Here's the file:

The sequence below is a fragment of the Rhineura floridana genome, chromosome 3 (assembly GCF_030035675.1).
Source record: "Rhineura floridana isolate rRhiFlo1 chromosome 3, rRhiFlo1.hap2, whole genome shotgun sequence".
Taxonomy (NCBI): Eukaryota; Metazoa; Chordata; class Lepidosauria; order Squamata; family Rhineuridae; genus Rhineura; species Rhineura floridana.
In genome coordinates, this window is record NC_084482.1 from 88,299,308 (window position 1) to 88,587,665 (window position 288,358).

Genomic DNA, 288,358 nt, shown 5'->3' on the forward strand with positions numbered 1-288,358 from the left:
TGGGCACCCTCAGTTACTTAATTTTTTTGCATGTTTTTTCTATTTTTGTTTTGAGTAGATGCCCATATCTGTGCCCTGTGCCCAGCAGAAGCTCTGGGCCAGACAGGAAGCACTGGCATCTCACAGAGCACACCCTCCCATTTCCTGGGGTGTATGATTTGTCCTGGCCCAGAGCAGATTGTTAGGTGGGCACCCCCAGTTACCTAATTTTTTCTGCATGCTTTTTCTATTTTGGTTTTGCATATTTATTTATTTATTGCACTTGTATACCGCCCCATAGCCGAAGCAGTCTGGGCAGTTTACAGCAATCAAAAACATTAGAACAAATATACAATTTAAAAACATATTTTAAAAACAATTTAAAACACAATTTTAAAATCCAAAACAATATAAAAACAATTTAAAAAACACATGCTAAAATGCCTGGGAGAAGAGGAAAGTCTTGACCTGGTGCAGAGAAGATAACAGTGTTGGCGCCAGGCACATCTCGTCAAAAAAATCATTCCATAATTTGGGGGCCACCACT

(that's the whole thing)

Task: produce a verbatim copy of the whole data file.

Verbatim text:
The sequence below is a fragment of the Rhineura floridana genome, chromosome 3 (assembly GCF_030035675.1).
Source record: "Rhineura floridana isolate rRhiFlo1 chromosome 3, rRhiFlo1.hap2, whole genome shotgun sequence".
Taxonomy (NCBI): Eukaryota; Metazoa; Chordata; class Lepidosauria; order Squamata; family Rhineuridae; genus Rhineura; species Rhineura floridana.
In genome coordinates, this window is record NC_084482.1 from 88,299,308 (window position 1) to 88,587,665 (window position 288,358).

Genomic DNA, 288,358 nt, shown 5'->3' on the forward strand with positions numbered 1-288,358 from the left:
TGGGCACCCTCAGTTACTTAATTTTTTTGCATGTTTTTTCTATTTTTGTTTTGAGTAGATGCCCATATCTGTGCCCTGTGCCCAGCAGAAGCTCTGGGCCAGACAGGAAGCACTGGCATCTCACAGAGCACACCCTCCCATTTCCTGGGGTGTATGATTTGTCCTGGCCCAGAGCAGATTGTTAGGTGGGCACCCCCAGTTACCTAATTTTTTCTGCATGCTTTTTCTATTTTGGTTTTGCATATTTATTTATTTATTGCACTTGTATACCGCCCCATAGCCGAAGCAGTCTGGGCAGTTTACAGCAATCAAAAACATTAGAACAAATATACAATTTAAAAACATATTTTAAAAACAATTTAAAACACAATTTTAAAATCCAAAACAATATAAAAACAATTTAAAAAACACATGCTAAAATGCCTGGGAGAAGAGGAAAGTCTTGACCTGGTGCAGAGAAGATAACAGTGTTGGCGCCAGGCACATCTCGTCAAAAAAATCATTCCATAATTTGGGGGCCACCACT